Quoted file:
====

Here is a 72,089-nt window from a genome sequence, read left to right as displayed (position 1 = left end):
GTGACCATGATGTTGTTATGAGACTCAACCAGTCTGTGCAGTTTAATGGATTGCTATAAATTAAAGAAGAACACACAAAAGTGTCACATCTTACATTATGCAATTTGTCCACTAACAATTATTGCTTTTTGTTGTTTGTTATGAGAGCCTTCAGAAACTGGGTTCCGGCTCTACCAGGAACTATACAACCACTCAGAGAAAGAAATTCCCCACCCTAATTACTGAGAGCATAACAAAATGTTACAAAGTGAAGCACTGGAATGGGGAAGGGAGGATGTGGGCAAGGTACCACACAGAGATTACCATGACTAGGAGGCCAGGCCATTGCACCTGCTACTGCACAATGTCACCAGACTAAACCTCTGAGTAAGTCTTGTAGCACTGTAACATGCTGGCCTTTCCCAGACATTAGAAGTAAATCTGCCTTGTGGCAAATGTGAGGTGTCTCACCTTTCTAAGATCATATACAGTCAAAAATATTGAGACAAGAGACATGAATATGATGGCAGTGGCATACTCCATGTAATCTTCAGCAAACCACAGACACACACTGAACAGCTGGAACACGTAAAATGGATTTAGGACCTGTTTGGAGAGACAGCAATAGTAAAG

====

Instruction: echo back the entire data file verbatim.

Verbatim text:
Here is a 72,089-nt window from a genome sequence, read left to right as displayed (position 1 = left end):
GTGACCATGATGTTGTTATGAGACTCAACCAGTCTGTGCAGTTTAATGGATTGCTATAAATTAAAGAAGAACACACAAAAGTGTCACATCTTACATTATGCAATTTGTCCACTAACAATTATTGCTTTTTGTTGTTTGTTATGAGAGCCTTCAGAAACTGGGTTCCGGCTCTACCAGGAACTATACAACCACTCAGAGAAAGAAATTCCCCACCCTAATTACTGAGAGCATAACAAAATGTTACAAAGTGAAGCACTGGAATGGGGAAGGGAGGATGTGGGCAAGGTACCACACAGAGATTACCATGACTAGGAGGCCAGGCCATTGCACCTGCTACTGCACAATGTCACCAGACTAAACCTCTGAGTAAGTCTTGTAGCACTGTAACATGCTGGCCTTTCCCAGACATTAGAAGTAAATCTGCCTTGTGGCAAATGTGAGGTGTCTCACCTTTCTAAGATCATATACAGTCAAAAATATTGAGACAAGAGACATGAATATGATGGCAGTGGCATACTCCATGTAATCTTCAGCAAACCACAGACACACACTGAACAGCTGGAACACGTAAAATGGATTTAGGACCTGTTTGGAGAGACAGCAATAGTAAAG